Saturday, December 8, 2012
Child welfare advocates in California, working with the First Focus Campaign for Children, have won a hard-fought victory in the struggle to keep children of deported or detained immigrant parents out of the child welfare system and reunite them with their families. According to the groundbreaking 2011 report "Shattered Families" by award-winning journalist Seth Freed Wessler, at least 5,100 children in the foster care system have been prevented from reuniting with their detained or deported parents. The same report estimates that that number will surge by 15,000 in the next five years if nothing changes. Two laws recently signed by California Governor Jerry Brown may ultimately help to curb this trend and keep families together.
The "Reuniting Families Act" (SB1064) authorizes the family court to extend the time that child welfare agencies have to reunite children with their parents or to find a suitable relative for placement, regardless of the relative's immigration status. It also requires that the California Department of Social Services provide guidance to social workers on referring eligible children to legal services for obtaining Special Immigrant Juvenile Status, and to create a Memorandum of Understanding for child custody cases with foreign consulates in accordance with the Vienna Convention.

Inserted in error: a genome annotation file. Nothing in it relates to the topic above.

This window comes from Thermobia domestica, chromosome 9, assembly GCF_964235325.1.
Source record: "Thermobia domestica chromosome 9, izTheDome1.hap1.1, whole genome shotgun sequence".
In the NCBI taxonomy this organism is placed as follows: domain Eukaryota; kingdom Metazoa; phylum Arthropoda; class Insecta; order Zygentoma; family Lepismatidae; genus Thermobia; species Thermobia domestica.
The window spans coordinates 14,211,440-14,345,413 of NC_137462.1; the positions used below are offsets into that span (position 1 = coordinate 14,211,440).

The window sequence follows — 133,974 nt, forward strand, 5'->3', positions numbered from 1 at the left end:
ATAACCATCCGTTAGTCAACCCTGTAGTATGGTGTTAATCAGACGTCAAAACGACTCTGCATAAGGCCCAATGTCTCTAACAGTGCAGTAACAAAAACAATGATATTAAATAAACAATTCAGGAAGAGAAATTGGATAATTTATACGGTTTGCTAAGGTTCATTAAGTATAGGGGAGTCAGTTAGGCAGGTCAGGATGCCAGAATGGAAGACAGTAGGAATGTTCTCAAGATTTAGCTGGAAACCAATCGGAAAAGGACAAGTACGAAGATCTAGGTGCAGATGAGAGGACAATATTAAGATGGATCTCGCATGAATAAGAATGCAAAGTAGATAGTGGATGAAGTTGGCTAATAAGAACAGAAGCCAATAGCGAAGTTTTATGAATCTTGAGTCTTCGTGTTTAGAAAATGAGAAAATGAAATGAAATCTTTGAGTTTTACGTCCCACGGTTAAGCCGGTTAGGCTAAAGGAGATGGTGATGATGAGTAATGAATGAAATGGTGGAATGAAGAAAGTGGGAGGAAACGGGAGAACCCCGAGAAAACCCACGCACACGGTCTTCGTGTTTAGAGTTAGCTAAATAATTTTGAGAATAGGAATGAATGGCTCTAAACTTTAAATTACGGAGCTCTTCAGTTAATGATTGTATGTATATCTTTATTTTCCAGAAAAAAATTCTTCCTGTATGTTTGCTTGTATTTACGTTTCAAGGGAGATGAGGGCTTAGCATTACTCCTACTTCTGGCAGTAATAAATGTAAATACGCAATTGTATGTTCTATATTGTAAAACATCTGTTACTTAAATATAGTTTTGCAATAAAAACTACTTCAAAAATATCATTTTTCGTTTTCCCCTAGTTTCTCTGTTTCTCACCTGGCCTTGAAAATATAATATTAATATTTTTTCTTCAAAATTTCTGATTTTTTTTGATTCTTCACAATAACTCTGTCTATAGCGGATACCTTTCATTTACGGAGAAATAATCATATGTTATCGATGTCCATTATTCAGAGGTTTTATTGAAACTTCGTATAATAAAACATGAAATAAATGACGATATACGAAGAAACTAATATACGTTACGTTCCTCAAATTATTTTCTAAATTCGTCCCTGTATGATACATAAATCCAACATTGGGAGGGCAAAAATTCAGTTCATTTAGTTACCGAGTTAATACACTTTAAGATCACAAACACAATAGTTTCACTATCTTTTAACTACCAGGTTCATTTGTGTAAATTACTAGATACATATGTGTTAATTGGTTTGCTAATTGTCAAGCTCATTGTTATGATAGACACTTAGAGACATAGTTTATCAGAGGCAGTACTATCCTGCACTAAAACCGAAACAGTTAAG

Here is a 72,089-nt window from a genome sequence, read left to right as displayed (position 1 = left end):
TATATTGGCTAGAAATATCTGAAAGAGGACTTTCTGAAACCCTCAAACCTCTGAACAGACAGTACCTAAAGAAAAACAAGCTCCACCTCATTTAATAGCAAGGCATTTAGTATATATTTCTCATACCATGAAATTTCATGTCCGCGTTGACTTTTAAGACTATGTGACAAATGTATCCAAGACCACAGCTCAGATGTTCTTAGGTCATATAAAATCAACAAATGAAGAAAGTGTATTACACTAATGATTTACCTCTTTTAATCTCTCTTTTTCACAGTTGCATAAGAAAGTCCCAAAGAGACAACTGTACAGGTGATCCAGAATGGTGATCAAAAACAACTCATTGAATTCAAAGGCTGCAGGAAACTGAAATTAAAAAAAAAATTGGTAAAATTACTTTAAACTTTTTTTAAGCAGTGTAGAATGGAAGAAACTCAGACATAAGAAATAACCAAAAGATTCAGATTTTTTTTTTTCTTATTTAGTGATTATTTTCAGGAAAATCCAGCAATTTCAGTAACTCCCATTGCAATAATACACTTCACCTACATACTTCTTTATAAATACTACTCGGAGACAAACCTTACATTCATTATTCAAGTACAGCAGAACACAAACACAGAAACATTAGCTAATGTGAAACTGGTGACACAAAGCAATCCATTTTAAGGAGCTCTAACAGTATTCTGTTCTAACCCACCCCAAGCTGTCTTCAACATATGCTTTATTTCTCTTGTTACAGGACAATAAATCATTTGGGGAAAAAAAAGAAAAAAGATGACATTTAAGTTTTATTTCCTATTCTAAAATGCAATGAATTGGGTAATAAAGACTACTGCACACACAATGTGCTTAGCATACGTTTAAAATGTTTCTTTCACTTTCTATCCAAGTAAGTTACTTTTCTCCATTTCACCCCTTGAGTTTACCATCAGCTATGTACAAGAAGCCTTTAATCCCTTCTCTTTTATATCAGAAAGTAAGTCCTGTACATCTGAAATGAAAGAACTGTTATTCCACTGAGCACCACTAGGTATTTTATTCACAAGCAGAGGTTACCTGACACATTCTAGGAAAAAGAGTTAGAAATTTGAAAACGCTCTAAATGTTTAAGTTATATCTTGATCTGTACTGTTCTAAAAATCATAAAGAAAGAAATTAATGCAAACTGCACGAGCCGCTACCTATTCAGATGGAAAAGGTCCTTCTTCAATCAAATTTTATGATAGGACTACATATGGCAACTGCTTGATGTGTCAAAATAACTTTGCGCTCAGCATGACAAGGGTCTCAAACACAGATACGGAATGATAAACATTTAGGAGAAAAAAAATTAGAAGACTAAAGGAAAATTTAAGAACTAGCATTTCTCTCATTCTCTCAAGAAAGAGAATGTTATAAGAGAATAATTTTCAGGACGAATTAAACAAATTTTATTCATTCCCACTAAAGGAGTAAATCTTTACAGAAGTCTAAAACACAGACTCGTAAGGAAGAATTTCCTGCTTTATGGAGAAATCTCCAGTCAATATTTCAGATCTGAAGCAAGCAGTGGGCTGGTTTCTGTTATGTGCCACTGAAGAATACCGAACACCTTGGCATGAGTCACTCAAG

The "Calls for Kids Act" (AB2015) strengthens existing California Penal Law requiring that law enforcement notify parents, at the time of their arrest, of their right to make two phone calls to arrange for the care of their children.
The strategy of building and expanding on existing state child welfare and penal laws is one that advocates hope will be replicated in other states. Expanding the procedural due process protections of the child welfare and penal systems could have a dramatic impact on the ability of detained or deported parents to retain their parental rights and prevent permanent separation. In an era of increased state enforcement of federal immigration law, these types of protections arguably require more of state officials to preserve family unity than current federal immigration enforcement guidelines.
-- Sarah Rogerson